Forrester Research recently predicted that in 2015, most brands will fail to adequately invest in mobile, but that’s probably not because companies don’t understand the importance of mobile. This lack of investment is more likely due to factors such as budget allocation, the steep learning curve associated with rapidly evolving technology, and finding and hiring the right talent to design and implement an effective mobile strategy.
A recent survey reported that 28 percent of chief information officers (CIO) surveyed had no mobile technology strategy. However, the vast majority of businesses that could benefit from mobile most likely already know they need a strategy but may be unsure of the best path forward. So let’s get to work and uncover the best practices for success.
Advice for Budget Allocation
Let’s start with some good advice from Forrester Research. Earlier I mentioned that budget allocation is a factor in developing a mobile strategy. Forrester makes a very strong case that tablets, while technically mobile, are used more like PCs than smartphones. Therefore, Forrester advises that when reallocating the budget for optimization strategies based upon device, the budget for tablets should be reallocated from the PC budget as opposed to the smartphone budget.
Crucial Elements of a Mobile Friendly Site
In late 2014, Google announced that they are adding a “mobile friendly” label to their mobile search results, creating what industry insiders called “Mobilegeddon.” Mobile friendly sites are those that use software that is compatible with mobile devices, use text that is easily readable on mobile, automatically size to screens, and fit content to screens to that users don’t have to zoom in or scroll horizontally.
Now let’s look at an example of a site which does mobile well. The Northeast Illinois Regional Commuter Railroad Corporation, or Metarail, serves more than 300,000 passengers a day in Chicago’s metropolitan area, and its mobile site hits all of the marks that make for an exceptional user experience.
For the busy commuter carrying a briefcase, shopping bags, or holding the hand of a child, the simple, easy to read screen provides just what is needed to know on the go, such as train schedules, station locations, and weather advisories. The site also allows users to manage their own ticket orders. Here is a screenshot of the mobile site:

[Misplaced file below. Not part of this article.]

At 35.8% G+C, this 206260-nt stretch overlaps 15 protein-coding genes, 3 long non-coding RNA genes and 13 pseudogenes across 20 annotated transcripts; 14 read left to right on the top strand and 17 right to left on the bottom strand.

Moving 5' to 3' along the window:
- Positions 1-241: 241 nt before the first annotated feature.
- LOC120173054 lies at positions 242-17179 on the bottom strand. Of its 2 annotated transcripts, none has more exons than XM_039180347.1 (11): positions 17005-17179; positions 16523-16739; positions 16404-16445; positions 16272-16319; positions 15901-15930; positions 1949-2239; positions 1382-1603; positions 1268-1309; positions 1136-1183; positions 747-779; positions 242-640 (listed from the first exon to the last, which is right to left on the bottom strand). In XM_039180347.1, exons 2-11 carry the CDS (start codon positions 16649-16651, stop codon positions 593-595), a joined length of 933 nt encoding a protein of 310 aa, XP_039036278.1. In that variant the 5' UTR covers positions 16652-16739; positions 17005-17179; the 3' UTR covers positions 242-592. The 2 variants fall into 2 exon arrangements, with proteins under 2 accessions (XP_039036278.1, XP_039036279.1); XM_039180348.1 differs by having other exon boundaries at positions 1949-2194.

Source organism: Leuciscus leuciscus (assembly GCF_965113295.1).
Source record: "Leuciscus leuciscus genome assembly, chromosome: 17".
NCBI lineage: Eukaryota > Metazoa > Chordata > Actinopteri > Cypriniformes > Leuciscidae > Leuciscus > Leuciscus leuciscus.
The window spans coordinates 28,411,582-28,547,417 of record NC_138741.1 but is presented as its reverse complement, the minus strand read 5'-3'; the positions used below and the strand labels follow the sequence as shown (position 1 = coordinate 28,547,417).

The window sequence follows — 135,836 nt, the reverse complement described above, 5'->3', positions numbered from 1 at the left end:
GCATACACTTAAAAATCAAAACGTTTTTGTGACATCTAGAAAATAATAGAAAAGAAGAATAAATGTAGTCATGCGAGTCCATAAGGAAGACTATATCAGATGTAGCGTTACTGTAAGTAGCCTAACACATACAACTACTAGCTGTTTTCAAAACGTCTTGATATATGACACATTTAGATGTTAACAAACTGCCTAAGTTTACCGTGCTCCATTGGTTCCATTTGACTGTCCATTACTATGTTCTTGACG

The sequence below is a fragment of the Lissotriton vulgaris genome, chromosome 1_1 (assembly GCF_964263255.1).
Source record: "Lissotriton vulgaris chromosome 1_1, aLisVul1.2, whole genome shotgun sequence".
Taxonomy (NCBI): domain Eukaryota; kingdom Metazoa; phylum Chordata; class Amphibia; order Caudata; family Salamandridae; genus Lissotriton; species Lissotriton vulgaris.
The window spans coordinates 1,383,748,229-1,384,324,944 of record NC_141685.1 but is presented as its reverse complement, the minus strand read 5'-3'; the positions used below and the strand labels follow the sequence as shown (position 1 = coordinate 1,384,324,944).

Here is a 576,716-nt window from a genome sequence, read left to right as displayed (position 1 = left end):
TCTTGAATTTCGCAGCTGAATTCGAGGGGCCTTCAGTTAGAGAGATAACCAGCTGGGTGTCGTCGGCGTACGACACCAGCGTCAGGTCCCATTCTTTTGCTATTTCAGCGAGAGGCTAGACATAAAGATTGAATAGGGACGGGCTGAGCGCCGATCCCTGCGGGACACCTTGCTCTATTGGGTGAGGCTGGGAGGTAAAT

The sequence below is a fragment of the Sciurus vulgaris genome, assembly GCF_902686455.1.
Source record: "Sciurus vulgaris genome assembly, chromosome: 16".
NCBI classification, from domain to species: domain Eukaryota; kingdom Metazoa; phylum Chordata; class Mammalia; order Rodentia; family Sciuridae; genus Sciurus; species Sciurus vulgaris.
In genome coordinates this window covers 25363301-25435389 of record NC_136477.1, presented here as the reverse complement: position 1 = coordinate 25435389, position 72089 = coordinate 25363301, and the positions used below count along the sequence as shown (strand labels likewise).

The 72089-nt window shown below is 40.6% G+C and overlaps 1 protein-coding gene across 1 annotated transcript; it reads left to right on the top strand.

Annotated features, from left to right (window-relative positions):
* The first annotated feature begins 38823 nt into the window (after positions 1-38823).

Comparing this with the desktop site, we see that consumers can read new stories at their leisure and discover other useful information and promotions, such as “Metra Takes You to the Chicago Auto Show.” Here are the screenshots:
By the way, how do we know this implementation was successful? Metra, having adopted a content management system (CMS) with digital asset management (DAM) capability, was able to measure an increase of 200 percent in electronic ticket sales following the redesign.
The Role of SEO
Optimization is at the heart of all digital marketing strategies. The work of SEO practitioners has evolved greatly since the dawn of this discipline a few decades ago. No longer siloed, SEOs still work to drive organic traffic, but must now function as part of a cross-functional team, interfacing with content producers, creative professionals, user experience professionals, marketers, and digital strategists. . Integrating SEO at every phase, including the development, implementation and testing of your mobile strategy, is crucial to success.
We’ve talked about some basics, including budgeting and the look of a mobile site. In my next post, we’ll start to get more technical as we discuss three different types of mobile configurations which are:
• responsive web design
• dynamic serving
• adaptive design/separate URLs
We’ll analyze the benefits and drawbacks of each to help you choose the most appropriate configuration to provide the optimal user experience to your customers. In the interim, please add to the conversation with comments, advice or questions.
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